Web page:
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Massacre of the Dilberts – and ant colony optimisation

The massacre of the Dilberts

A phrase coined by Governor of the Bank of England Mark Carney back in 2018 to describe the impact of automation on millions of routine white-collar workers – Tech Upheaval Means a ‘Massacre of the Dilberts,’ BOE’s Carney Says.

So what does that mean for all of us ‘Dilberts’ in the lighting professionals?

Phil Bernstein’s fascinating and timely bookMachine Learning, sets out the threats and the opportunities for architects, although the thrust of his arguments apply to all of us in the business of designing and delivering buildings.

Phil uses Mark Greaves’ hierarchy of AI capabilities, broadly based on Bloom’s taxonomy of learning,  to describe the evolution of digital technologies over the past 20 years: from basic understanding, to evaluation, simulations and generation.

CAD, BIM and current ‘big data’ machine learning algorithms are powerful number-crunchers.  But, as psychologist and entrepreneur Gary Marcus points out, most AI tools currently focus on ‘narrow intelligence’ strategies that are fatally flawed as they lack a rudimentary understanding of how the world works, or anything remotely resembling common sense.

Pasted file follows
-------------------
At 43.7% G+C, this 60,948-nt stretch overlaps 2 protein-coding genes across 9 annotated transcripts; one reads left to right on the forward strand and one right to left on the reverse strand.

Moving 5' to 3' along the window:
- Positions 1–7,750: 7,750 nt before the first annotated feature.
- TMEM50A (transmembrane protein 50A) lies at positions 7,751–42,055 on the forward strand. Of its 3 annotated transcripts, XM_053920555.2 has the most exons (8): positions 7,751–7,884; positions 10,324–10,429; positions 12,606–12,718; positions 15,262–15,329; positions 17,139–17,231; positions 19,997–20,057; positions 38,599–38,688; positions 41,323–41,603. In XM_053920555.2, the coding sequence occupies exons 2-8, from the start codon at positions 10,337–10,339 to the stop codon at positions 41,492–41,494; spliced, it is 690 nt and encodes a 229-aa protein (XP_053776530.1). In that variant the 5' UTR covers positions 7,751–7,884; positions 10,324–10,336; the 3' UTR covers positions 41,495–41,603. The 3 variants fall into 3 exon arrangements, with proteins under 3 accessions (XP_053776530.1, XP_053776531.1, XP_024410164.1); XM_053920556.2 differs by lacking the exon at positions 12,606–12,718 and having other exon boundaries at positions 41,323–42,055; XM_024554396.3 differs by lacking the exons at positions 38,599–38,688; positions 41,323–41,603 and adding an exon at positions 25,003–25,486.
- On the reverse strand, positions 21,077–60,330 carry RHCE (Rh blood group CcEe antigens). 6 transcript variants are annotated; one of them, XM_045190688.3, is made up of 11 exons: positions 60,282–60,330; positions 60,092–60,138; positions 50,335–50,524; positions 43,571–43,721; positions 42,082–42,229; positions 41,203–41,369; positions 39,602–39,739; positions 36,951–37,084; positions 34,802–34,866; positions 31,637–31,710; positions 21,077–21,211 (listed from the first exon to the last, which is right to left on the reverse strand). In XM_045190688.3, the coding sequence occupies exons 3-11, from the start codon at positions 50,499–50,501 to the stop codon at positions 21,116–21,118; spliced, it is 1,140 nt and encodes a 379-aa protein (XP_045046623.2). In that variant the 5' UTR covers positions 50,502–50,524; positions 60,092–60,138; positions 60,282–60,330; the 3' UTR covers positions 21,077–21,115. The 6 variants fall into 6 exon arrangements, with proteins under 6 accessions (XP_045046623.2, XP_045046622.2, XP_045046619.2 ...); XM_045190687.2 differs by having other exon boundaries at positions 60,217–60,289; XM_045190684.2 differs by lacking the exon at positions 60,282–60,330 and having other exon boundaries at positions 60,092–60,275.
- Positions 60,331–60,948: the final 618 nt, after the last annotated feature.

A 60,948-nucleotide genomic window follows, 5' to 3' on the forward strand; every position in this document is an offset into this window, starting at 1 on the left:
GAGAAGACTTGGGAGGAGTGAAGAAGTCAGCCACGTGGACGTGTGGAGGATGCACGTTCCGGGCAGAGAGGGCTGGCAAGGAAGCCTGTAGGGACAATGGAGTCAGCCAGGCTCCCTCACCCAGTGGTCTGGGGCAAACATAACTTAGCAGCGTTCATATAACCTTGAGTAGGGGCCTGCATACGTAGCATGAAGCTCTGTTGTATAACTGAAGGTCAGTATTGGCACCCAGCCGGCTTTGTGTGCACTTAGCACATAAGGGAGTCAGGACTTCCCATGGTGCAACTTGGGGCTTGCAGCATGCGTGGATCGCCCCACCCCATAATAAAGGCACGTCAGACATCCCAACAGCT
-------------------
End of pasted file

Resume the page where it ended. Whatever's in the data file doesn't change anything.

Luckily this leaves (just) enough space for us Dilberts to add enough value to earn our place at the table. 

But this won’t last long. Pedro Domingo’s influential book, the Master Algorithm, set out a vision of an ‘artificial general intelligence’, informed by logic, neural networks, evolutionary psychology and probability as well as pattern recognition that will learn and reason about the world in context’.  The Master Algorithm: How the Quest for the Ultimate Learning Machine Will Remake Our WorldWe are already seeing this silent rip current at work in the AI-driven script generation platforms that triggered the first strike in the film-making sector since 1960 – ‘Embrace it or risk obsolescence’: how will AI jobs affect Hollywood? While the Writers Guild Of America may have won this battle, the war is far from over.

‘Data is the oil of machine learning’ – and yet, as Bernstein points out, most of the data in our sector is fragmented and siloed with no commercial incentive to disclose, let alone collaborate to optimise performance for our clients and colleagues or the environment. We have no equivalent of the legal sector’s case law –  British and Irish Legal Information Institute or scientific journal directories – Google Scholar to learn from each other’s successes and our mistakes. Even our industry standards are locked behind paywalls, making it harder for clients and independents to check specifier claims against legal requirements and guidelines for themselves. Warranties and post-occupancy verification let alone ongoing adjustments based on real world data are the first casualties of ‘value engineering’, Besides, they open up a minefield of liability that most are keen to avoid.